The Hudson Bay Lowland Cree in the fur trade to 1821 : a study in historical geography

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Lytwyn, Victor P.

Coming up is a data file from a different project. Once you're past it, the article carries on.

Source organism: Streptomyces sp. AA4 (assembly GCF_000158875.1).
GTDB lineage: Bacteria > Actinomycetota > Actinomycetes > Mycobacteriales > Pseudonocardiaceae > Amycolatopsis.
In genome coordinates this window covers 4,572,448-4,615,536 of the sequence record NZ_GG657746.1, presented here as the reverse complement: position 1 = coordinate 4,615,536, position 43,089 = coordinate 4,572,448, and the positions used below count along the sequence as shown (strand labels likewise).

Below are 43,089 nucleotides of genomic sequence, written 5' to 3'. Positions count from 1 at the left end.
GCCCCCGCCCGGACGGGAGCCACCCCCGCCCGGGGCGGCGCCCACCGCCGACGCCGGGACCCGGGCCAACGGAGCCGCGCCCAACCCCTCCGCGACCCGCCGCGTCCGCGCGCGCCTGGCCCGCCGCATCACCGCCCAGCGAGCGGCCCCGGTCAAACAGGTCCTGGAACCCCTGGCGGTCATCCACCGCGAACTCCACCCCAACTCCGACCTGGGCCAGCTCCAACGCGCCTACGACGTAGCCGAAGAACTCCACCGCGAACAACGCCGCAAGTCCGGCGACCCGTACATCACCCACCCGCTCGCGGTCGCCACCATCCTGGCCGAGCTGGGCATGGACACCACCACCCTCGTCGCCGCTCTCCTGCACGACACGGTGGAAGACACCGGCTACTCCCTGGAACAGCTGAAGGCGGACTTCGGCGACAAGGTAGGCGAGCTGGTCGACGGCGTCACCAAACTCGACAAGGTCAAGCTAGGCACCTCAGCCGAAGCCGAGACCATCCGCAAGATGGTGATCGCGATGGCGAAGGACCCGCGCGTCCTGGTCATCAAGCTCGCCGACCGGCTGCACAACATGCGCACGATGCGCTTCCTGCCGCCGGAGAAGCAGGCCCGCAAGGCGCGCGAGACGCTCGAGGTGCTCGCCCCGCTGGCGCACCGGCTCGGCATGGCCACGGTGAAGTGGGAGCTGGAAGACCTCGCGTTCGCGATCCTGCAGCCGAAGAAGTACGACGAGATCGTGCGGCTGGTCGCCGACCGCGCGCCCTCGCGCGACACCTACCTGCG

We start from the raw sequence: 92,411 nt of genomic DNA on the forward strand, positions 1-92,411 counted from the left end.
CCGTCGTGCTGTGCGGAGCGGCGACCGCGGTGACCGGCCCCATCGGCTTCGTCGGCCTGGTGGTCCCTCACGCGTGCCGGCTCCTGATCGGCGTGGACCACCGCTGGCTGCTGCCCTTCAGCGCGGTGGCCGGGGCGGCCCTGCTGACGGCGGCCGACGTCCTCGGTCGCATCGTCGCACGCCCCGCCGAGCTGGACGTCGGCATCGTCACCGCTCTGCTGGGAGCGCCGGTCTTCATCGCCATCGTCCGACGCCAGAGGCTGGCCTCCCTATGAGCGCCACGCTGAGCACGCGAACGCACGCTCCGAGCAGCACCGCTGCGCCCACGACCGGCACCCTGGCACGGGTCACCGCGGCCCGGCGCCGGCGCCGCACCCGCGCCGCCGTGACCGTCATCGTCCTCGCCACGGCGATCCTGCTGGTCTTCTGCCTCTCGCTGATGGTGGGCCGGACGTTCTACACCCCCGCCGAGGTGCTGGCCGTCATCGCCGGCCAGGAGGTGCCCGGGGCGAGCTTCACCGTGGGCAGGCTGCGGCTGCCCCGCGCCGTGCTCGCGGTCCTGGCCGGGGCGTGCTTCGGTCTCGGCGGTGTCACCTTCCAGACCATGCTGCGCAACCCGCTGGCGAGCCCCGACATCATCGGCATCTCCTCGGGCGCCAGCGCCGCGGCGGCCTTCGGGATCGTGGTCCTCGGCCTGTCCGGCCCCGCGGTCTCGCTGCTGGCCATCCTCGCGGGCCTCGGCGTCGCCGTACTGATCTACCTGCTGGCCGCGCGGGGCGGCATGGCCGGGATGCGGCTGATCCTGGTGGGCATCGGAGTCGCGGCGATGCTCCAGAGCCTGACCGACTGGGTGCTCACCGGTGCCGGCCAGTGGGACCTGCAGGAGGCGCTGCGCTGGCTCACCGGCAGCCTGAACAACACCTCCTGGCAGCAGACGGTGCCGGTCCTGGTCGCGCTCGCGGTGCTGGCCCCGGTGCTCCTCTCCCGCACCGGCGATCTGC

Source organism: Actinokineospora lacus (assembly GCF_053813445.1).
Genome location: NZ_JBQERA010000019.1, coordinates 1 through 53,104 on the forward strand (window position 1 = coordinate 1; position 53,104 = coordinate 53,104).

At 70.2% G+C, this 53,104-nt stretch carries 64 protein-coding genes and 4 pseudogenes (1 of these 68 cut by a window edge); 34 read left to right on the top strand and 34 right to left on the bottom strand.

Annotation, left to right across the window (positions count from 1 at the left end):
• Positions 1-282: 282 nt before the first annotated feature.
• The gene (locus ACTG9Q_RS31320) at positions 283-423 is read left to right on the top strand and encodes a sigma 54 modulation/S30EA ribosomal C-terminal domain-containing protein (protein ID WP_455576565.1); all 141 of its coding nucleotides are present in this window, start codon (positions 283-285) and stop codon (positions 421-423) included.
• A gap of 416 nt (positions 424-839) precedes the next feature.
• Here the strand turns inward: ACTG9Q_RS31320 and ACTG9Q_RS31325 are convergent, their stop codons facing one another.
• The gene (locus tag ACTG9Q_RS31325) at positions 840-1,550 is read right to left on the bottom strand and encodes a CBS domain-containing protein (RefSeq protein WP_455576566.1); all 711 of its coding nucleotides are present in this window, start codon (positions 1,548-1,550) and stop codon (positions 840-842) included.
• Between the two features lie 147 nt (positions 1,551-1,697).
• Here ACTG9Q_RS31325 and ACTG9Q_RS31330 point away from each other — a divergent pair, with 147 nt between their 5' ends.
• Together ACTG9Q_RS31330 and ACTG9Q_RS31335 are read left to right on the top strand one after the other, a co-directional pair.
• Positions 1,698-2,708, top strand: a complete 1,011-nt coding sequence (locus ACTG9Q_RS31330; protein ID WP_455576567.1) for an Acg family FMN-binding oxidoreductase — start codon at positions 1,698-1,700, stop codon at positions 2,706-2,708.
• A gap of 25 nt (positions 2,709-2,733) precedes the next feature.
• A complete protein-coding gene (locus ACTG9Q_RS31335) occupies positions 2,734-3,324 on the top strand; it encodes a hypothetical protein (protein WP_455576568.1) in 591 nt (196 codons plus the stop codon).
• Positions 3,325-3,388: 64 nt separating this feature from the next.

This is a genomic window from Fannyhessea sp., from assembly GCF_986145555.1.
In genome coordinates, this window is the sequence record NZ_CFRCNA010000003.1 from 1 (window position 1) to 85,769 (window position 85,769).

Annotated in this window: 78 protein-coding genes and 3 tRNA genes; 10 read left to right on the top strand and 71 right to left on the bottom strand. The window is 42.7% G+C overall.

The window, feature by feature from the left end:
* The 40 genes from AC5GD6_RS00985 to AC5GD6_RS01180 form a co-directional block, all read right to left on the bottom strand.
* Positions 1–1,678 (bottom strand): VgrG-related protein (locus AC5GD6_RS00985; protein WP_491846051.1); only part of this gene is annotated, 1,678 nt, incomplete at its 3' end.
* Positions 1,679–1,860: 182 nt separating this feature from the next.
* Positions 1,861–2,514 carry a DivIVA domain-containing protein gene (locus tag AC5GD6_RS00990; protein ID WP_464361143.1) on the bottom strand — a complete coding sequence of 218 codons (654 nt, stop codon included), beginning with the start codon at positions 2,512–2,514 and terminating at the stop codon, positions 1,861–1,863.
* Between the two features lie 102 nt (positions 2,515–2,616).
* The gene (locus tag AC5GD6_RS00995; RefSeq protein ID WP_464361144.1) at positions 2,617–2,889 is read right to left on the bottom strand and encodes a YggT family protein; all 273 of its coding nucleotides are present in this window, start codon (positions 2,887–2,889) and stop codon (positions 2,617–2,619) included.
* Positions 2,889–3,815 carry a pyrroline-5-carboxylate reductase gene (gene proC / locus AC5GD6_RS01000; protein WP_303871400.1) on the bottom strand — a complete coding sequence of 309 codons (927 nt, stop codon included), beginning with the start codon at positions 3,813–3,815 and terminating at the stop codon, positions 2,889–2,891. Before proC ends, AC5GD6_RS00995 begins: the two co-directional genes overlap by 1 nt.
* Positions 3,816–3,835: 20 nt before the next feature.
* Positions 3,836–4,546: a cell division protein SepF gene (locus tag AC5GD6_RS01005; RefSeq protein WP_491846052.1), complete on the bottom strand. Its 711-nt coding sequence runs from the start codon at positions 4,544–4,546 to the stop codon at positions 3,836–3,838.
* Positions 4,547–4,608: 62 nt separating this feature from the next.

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This is a study of the indigenous people of the Hudson Bay Lowlands, known as the Lowland Cree. The time period is coincident with the European fur trade period in the region from about 1670 to 1821. A review of the archaeological literature has also been included to establish that Aboriginal people occupied the region long before Europeans arrived. The fact that the Lowland Cree lived in the Hudson Bay Lowlands before the arrival of European fur traders is an important element in understanding developments in the post-European contact period. It is also important because it is contrary to the prevailing view in the literature that the resources within the region could not support Aboriginal people without assistance from the European traders. The methodological framework for the study is consistent with traditional approaches in historical geography. A central theme is the relationship between the Lowland Cree and the natural environment. The examination of the human/land interface in the Hudson Bay Lowlands has shown that these people adapted successfully to developments in the fur trade until major transformations to the natural resource base occurred in the late 18th and early 19th century. Contrary to the prevailing view in the literature, most Lowland Cree did not become quickly dependent on the European fur traders. Until the late 18th century many Lowland Cree favoured traditional pursuits over involvement in the commercial trade and wage labour activities. The smallpox epidemic in 1782-83 was a major factor in bringing the Lowland Cree into a more intensive involvement in the fur trade. Contributing to the post-smallpox adaptations among the Lowland Cree was the rapid expansion of the Hudson's Bay Company's inland trading networks. Unusual climatic conditions also played a role in reducing the availability of traditional subsistence and commercial resources. The decline in the caribou population was especially critical in prompting many Lowland Cree to migrate outside of the their traditional homelands. By 1821, the competitive fur trade period had ended throughout much of the Canadian subarctic, and monopoly conditions provided a check against major fur trade developments.